By March of last year, cases of COVID-19 were confirmed in Hart County and local citizens were faced with a pandemic right here at home.

“This greatly impacted our government, our schools, and our businesses,” Choate said. “We had to respond in unconventional methods to continue operating county business and at the same time trying to assure the safety of our citizens. There were masks mandates, Fiscal Court meetings were conducted by Zoom, and training was done virtually as we tried to adjust to the new norm.”

As of January 25 of 2021, there had been a total of 1,574 cases of COVID-19 in Hart County. Of those cases, 1,255 had recovered. Unfortunately, there were 16 Hart Countians who lost their lives to the virus.

“In spite of the challenges we faced, we still managed to move the county forward…” Choate said.

The following are the Hart County Fiscal Court positive impacts of 2020 as outlined by Judge Choate:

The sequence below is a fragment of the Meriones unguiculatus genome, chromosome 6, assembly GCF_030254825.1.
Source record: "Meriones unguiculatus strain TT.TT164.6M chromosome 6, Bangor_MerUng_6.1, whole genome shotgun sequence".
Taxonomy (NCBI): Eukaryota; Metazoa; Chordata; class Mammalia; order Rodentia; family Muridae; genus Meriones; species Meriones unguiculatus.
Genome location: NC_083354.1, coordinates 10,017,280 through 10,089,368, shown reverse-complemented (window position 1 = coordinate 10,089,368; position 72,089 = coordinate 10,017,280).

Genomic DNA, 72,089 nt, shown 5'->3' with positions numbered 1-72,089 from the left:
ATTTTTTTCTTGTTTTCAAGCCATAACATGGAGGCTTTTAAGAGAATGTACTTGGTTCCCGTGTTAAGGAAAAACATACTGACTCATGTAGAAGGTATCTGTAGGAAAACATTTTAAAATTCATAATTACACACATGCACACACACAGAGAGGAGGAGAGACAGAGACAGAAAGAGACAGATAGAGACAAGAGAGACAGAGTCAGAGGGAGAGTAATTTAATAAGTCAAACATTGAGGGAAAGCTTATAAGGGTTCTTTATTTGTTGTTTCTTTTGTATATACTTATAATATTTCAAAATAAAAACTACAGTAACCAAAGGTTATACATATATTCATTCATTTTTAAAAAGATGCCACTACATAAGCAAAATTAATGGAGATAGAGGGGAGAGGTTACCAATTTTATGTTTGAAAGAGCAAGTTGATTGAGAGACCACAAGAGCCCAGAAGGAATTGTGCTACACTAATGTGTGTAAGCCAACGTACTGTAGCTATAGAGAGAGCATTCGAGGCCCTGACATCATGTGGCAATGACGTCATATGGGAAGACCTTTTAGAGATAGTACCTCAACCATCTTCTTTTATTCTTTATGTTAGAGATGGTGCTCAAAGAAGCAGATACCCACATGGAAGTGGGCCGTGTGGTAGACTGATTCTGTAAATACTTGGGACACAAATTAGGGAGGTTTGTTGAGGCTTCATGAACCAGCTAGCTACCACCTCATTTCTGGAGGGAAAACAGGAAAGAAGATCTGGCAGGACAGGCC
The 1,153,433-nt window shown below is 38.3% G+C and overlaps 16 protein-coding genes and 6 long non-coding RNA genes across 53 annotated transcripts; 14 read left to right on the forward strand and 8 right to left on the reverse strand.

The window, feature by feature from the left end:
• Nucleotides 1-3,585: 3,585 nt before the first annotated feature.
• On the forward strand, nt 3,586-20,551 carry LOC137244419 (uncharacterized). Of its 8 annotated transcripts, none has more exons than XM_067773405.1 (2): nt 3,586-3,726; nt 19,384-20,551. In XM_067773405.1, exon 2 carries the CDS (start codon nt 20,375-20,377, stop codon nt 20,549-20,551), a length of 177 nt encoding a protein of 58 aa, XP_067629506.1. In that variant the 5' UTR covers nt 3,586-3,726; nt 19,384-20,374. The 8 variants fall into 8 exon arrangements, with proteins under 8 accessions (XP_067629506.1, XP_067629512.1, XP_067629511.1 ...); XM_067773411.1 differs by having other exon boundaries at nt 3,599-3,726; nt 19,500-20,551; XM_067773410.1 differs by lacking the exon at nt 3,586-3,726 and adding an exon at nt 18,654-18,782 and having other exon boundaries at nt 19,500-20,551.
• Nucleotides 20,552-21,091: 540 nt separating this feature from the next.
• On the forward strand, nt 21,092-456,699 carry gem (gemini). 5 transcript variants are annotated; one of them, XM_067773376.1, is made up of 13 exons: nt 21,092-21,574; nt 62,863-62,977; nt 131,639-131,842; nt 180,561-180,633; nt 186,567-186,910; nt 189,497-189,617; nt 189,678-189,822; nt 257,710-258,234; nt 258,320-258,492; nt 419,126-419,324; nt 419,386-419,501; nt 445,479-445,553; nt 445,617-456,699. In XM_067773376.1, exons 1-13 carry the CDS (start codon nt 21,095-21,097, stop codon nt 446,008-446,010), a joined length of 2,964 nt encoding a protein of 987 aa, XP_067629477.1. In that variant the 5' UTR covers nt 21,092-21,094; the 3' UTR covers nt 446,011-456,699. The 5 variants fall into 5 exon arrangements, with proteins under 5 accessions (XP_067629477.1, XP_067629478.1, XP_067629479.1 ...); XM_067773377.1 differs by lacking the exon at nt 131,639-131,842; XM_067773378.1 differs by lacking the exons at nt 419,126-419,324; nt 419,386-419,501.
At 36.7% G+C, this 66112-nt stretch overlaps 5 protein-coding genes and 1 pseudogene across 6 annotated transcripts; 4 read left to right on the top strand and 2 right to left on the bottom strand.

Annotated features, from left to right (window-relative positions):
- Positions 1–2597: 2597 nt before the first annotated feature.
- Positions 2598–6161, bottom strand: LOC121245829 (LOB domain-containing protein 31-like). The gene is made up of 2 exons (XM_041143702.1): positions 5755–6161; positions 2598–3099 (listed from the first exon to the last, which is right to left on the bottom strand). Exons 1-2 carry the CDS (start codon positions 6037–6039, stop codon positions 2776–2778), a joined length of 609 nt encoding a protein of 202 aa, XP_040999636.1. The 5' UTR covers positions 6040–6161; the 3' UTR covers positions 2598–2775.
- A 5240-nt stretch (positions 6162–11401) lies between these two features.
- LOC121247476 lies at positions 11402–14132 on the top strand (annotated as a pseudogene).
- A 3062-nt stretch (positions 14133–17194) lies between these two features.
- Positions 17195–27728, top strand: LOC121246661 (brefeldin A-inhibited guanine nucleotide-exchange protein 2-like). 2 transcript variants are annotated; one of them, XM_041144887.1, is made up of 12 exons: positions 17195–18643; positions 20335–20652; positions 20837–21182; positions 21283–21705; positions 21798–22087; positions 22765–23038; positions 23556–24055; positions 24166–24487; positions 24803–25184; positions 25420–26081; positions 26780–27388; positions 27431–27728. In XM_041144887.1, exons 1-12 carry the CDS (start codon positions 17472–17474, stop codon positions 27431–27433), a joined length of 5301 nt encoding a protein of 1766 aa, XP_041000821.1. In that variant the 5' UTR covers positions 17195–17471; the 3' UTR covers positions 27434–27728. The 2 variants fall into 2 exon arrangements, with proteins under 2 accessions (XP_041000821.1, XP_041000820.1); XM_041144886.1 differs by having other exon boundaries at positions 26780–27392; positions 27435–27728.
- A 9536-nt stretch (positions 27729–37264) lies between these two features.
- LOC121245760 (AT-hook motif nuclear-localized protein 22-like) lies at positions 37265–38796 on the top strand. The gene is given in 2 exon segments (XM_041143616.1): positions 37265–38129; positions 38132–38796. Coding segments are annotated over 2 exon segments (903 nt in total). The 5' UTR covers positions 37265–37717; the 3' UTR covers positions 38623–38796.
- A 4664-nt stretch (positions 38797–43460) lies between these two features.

• Reduced Compensating Rates on Property Tax from 10.5 to 10.3
  • Initiation of Coronavirus Plan with Weekly meetings of county Officials for updates
  • Received $49,684.00 Open Dump Grant to Clean-up 14 Illegal Sites in County
  • Received $11.6 million for Green River Water Plant Expansion
  • Secured $80,000 for 80/20 Bridge Program
  • Litter Grant for Jail $36,000 Roadside pick-up
  • Completed construction of USDA Grant $250,000 for water on Quarry Road with Green River Valley Water
  • Completed Sister Schubert $63 M expansion, creating approximately 70 new jobs
  • Surveying has begun for Hwy 335 Truck Connector, $7.9 M.